Housing might be Toronto's biggest disadvantage in the city's bid to be home to Amazon's next headquarters, said Mayor John Tory on Friday.

That, and the fact that a Canadian city might be automatically disqualified given the tumultuous political climate south of the border.  

"That's their calculation. We can't really speculate on that because we don't really know," said Tory in an appearance on Metro Morning on Friday.

Amazon Prime

In September, Amazon says it will invest $5 billion US to develop the site and eventually house as many as 50,000 workers in more than eight million square feet of space within a decade. (Mark Lennihan/Associated Press)

Toronto's pitch to the tech giant, released Thursday, highlighted promises to grow the city's tech talent pool and the affordability of labour here, but offered no special subsidies.

"We're offering smart people and a great way of life," Tory explained. "If you stepped up and said, we're going to write you a big cheque, what do you do about the next company that comes along?"

The housing equation

The nearly 200-page long bid detailed everything from the city's festivals to possible locations for a future headquarters.

"The inventory of rental housing stock is growing," it said, with diagrams to show the number of new condos coming in future years and photos of tree-lined Toronto streets.  

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Toronto's bid to Amazon points out that more than 50,000 condo units are under construction - a possible antidote to pricier attached and detached houses. (Shawn Goldberg/Shutterstock)

But on Friday, Tory conceded that the city's scarcity of rental housing could be a serious knock against the bid, describing a recent meeting with a Silicon valley "titan" where "the first two questions that he and the fellow he brought with him asked were about housing."    

"I was able to say to them, look, we've got a real challenge here with that," said Tory. "We're trying to build more affordable housing and more rental housing generally."

Affordability crisis

The saving grace, he added, could come thanks to the fact that Toronto's bid is a regional one, with places like York and Peel included.

"We can say look, if we can build the proper transit… we have a much broader range of options as to where people can live within reasonable commuting range," said Tory.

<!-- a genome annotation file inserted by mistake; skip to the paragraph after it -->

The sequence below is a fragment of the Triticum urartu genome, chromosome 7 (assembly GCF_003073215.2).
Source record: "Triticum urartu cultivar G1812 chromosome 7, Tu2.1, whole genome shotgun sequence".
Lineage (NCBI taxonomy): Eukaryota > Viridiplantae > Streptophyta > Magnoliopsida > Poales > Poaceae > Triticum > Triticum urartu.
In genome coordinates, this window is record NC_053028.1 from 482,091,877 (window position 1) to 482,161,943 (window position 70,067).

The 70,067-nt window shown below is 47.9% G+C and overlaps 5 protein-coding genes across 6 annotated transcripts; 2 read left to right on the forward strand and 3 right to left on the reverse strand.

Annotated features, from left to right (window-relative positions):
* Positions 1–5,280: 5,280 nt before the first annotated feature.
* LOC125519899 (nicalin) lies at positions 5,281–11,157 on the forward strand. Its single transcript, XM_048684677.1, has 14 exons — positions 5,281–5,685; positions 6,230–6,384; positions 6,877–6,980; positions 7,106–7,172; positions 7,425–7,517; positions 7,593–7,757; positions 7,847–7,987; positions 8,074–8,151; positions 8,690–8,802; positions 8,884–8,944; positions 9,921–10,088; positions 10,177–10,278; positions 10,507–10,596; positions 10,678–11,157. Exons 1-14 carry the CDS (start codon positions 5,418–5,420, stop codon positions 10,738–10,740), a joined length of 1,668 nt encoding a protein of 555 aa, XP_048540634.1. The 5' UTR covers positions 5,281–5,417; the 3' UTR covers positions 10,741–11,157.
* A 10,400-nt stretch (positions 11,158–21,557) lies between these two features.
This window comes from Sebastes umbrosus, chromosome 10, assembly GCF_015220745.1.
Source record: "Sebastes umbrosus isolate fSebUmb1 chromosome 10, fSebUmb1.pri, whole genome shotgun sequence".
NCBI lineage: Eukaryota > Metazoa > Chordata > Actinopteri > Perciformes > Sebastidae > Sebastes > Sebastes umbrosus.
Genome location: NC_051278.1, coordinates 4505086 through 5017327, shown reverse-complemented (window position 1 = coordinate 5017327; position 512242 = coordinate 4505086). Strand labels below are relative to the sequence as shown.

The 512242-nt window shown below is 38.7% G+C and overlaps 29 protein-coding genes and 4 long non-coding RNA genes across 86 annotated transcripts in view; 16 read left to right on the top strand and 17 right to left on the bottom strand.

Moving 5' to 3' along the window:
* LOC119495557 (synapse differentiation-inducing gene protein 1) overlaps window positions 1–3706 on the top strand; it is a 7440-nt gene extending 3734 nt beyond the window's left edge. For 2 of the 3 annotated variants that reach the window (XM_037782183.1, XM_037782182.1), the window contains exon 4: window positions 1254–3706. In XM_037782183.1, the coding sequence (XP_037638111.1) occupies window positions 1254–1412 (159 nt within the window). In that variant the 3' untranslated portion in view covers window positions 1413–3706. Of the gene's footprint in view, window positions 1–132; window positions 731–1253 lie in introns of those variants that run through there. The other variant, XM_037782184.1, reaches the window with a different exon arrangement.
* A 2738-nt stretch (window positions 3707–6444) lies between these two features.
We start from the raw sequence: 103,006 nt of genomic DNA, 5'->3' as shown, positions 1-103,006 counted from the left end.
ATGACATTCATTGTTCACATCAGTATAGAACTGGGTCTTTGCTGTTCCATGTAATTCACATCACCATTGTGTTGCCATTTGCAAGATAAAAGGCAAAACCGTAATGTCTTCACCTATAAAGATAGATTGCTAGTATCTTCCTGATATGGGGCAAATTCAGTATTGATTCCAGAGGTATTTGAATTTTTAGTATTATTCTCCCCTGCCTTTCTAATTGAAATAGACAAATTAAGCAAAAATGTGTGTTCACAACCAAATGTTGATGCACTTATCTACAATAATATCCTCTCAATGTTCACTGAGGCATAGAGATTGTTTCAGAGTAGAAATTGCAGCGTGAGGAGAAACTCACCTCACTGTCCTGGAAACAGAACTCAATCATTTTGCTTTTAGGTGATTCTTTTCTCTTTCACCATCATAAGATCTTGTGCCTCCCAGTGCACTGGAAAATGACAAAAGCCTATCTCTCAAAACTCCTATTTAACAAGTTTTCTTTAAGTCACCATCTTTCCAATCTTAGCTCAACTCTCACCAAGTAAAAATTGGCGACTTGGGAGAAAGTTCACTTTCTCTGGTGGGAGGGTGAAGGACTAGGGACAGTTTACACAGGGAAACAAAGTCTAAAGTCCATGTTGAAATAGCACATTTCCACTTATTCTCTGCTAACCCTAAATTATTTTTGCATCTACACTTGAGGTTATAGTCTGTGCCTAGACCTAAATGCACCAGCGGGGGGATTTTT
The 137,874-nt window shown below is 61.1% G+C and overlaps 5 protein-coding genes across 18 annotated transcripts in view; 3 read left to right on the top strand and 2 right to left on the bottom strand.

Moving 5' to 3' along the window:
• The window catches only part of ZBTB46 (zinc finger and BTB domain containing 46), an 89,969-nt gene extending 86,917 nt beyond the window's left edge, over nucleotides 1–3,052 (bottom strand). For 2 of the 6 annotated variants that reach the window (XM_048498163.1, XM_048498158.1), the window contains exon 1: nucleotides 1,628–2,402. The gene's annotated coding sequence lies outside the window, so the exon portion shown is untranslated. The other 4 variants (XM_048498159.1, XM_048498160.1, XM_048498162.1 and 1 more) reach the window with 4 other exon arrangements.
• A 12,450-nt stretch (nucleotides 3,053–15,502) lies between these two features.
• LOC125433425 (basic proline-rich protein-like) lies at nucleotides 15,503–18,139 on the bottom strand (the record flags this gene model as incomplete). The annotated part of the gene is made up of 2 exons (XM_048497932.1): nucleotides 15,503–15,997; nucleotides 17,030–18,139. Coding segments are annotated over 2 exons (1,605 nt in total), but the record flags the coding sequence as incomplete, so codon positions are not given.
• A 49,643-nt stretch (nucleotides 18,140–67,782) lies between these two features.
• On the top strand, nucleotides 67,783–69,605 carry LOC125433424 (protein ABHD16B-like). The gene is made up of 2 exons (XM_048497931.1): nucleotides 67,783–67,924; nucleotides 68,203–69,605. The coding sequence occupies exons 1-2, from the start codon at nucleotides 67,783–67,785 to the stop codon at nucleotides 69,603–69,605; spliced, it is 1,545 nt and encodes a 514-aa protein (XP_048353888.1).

Jeff Reifman

Seattle activist and writer Jeff Reifman says that the quality of life in Seattle has declined as Amazon has expanded its presence in the city's downtown core.

Beyond the difficulty of housing the possible 50,000 employees an Amazon headquarters could bring, Seattle activists contacted by CBC have cautioned that hosting the company could mean regular citizens lose out.

Activist Jeff Reifman since 2010, the number of unsheltered homeless in his city have doubled, urging other cities to think twice before inviting Amazon in.

"Whether Amazon comes or not we've got a challenge to deal with in the context of housing," admitted Tory.

The Trump factor

In addition to housing, Toronto's bid takes step to address another baked-in problem: a shortage of tech talent.

The provincial government has pledged to up the number of STEM graduates to "fuel the arrival of this company or other companies," said Tory — something he argues will help the city whether or not Amazon takes the bait.

Of course, Toronto's appeal could be moot if Amazon sees a move to Canada as politically disadvantageous under President Donald Trump.  

"What is their assessment at Amazon as to whether that is going to be a huge factor that will hurt them because steps will be taken by the administration to punish them for even thinking about this," said Tory.

 "That is a key consideration that will affect whether we are in the top 5 or really not contenders at all."

But before Toronto gives up hope, remember: the effect of the present U.S. administration could have the exact opposite effect on Toronto's chances.